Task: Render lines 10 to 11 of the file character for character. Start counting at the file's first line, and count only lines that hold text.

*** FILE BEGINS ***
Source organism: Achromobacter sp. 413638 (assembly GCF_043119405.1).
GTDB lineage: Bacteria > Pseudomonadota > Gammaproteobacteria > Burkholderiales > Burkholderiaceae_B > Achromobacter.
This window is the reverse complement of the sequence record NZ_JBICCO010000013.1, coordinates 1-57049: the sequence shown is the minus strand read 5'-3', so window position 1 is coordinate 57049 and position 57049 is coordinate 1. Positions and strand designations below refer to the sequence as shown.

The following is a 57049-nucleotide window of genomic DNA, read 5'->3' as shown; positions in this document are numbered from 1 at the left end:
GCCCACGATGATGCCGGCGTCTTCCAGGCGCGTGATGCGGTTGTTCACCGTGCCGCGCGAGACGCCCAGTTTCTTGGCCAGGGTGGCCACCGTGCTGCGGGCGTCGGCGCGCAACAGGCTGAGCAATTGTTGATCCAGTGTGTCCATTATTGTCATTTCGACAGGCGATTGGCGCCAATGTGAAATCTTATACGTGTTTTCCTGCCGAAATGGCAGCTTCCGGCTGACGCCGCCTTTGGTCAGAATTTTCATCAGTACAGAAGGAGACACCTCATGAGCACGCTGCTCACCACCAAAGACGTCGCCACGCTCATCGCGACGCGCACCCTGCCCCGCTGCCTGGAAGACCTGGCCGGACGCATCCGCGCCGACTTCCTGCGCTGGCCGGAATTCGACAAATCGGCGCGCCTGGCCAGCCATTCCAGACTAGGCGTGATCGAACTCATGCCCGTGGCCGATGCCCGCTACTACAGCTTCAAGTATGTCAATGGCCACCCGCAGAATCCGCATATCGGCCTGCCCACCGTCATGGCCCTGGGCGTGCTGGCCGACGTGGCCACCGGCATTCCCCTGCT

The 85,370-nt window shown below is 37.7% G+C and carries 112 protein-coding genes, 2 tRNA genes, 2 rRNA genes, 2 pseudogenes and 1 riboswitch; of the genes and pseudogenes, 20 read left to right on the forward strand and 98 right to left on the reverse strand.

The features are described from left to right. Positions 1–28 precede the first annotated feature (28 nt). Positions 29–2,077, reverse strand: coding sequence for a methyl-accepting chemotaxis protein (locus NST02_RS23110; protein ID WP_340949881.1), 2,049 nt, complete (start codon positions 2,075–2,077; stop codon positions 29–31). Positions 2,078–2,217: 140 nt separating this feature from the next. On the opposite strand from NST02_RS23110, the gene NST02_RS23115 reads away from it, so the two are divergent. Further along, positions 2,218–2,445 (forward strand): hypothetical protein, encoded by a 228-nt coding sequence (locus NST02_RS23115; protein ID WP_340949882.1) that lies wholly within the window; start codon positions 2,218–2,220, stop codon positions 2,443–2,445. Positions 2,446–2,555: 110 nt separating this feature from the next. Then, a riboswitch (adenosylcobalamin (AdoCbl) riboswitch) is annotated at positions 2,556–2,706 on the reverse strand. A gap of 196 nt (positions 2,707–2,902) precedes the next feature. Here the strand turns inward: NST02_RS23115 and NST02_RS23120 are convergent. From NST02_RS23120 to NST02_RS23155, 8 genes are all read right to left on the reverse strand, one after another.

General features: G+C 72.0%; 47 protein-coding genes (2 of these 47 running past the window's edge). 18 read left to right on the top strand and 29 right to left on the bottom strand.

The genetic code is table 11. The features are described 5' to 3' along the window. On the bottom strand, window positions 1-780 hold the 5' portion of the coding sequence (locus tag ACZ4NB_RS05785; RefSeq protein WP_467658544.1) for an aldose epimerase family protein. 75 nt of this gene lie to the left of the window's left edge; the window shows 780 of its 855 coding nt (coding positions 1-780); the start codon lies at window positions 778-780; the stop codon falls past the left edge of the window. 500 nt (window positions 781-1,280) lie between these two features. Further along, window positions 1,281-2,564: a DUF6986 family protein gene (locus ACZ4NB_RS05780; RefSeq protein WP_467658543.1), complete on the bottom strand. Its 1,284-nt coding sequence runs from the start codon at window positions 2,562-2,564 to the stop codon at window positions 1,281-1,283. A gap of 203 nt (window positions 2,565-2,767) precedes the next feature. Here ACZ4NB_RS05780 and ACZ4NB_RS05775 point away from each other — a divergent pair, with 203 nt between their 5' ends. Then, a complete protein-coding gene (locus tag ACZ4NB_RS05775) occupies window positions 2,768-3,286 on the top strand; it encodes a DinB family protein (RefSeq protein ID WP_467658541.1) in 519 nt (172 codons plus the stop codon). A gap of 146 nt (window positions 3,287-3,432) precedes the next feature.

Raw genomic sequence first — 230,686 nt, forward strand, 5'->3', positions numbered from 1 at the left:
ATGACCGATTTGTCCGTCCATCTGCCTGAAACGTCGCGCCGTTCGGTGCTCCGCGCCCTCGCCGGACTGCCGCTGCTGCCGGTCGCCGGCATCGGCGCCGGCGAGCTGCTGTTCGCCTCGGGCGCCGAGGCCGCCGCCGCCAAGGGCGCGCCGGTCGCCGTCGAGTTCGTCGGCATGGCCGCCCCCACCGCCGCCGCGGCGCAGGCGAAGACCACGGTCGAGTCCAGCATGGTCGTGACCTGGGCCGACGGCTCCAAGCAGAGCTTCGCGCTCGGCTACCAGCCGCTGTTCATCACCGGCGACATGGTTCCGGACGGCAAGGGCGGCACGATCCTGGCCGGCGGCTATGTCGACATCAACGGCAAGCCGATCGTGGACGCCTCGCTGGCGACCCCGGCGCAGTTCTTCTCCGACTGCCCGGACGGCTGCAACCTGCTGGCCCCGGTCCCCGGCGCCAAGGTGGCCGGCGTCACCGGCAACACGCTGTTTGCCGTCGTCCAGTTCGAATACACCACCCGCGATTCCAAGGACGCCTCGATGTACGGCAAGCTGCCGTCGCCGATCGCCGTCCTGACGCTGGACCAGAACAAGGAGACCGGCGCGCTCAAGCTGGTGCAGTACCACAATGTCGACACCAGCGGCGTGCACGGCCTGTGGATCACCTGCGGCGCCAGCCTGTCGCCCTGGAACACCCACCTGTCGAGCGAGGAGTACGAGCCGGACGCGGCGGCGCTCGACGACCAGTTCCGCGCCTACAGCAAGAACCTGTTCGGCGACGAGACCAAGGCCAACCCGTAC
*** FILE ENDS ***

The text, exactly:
Raw genomic sequence first — 230,686 nt, forward strand, 5'->3', positions numbered from 1 at the left:
ATGACCGATTTGTCCGTCCATCTGCCTGAAACGTCGCGCCGTTCGGTGCTCCGCGCCCTCGCCGGACTGCCGCTGCTGCCGGTCGCCGGCATCGGCGCCGGCGAGCTGCTGTTCGCCTCGGGCGCCGAGGCCGCCGCCGCCAAGGGCGCGCCGGTCGCCGTCGAGTTCGTCGGCATGGCCGCCCCCACCGCCGCCGCGGCGCAGGCGAAGACCACGGTCGAGTCCAGCATGGTCGTGACCTGGGCCGACGGCTCCAAGCAGAGCTTCGCGCTCGGCTACCAGCCGCTGTTCATCACCGGCGACATGGTTCCGGACGGCAAGGGCGGCACGATCCTGGCCGGCGGCTATGTCGACATCAACGGCAAGCCGATCGTGGACGCCTCGCTGGCGACCCCGGCGCAGTTCTTCTCCGACTGCCCGGACGGCTGCAACCTGCTGGCCCCGGTCCCCGGCGCCAAGGTGGCCGGCGTCACCGGCAACACGCTGTTTGCCGTCGTCCAGTTCGAATACACCACCCGCGATTCCAAGGACGCCTCGATGTACGGCAAGCTGCCGTCGCCGATCGCCGTCCTGACGCTGGACCAGAACAAGGAGACCGGCGCGCTCAAGCTGGTGCAGTACCACAATGTCGACACCAGCGGCGTGCACGGCCTGTGGATCACCTGCGGCGCCAGCCTGTCGCCCTGGAACACCCACCTGTCGAGCGAGGAGTACGAGCCGGACGCGGCGGCGCTCGACGACCAGTTCCGCGCCTACAGCAAGAACCTGTTCGGCGACGAGACCAAGGCCAACCCGTAC